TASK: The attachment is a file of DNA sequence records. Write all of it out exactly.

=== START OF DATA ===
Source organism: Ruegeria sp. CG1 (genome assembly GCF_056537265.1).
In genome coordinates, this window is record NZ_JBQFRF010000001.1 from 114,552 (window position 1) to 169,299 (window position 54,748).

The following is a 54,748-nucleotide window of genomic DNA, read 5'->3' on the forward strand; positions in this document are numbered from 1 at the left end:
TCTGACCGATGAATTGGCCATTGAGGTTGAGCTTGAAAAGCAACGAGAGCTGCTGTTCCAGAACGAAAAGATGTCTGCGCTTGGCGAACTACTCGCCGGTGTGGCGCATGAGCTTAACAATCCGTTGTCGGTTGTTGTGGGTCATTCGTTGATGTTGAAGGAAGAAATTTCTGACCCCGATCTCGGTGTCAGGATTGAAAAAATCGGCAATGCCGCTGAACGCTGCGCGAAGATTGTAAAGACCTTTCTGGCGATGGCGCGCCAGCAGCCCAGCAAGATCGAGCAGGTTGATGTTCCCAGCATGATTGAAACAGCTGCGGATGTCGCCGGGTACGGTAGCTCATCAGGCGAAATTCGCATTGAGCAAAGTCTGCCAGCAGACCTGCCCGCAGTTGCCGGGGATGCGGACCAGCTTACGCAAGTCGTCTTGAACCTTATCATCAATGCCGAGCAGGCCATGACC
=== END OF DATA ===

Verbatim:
Source organism: Ruegeria sp. CG1 (genome assembly GCF_056537265.1).
In genome coordinates, this window is record NZ_JBQFRF010000001.1 from 114,552 (window position 1) to 169,299 (window position 54,748).

The following is a 54,748-nucleotide window of genomic DNA, read 5'->3' on the forward strand; positions in this document are numbered from 1 at the left end:
TCTGACCGATGAATTGGCCATTGAGGTTGAGCTTGAAAAGCAACGAGAGCTGCTGTTCCAGAACGAAAAGATGTCTGCGCTTGGCGAACTACTCGCCGGTGTGGCGCATGAGCTTAACAATCCGTTGTCGGTTGTTGTGGGTCATTCGTTGATGTTGAAGGAAGAAATTTCTGACCCCGATCTCGGTGTCAGGATTGAAAAAATCGGCAATGCCGCTGAACGCTGCGCGAAGATTGTAAAGACCTTTCTGGCGATGGCGCGCCAGCAGCCCAGCAAGATCGAGCAGGTTGATGTTCCCAGCATGATTGAAACAGCTGCGGATGTCGCCGGGTACGGTAGCTCATCAGGCGAAATTCGCATTGAGCAAAGTCTGCCAGCAGACCTGCCCGCAGTTGCCGGGGATGCGGACCAGCTTACGCAAGTCGTCTTGAACCTTATCATCAATGCCGAGCAGGCCATGACC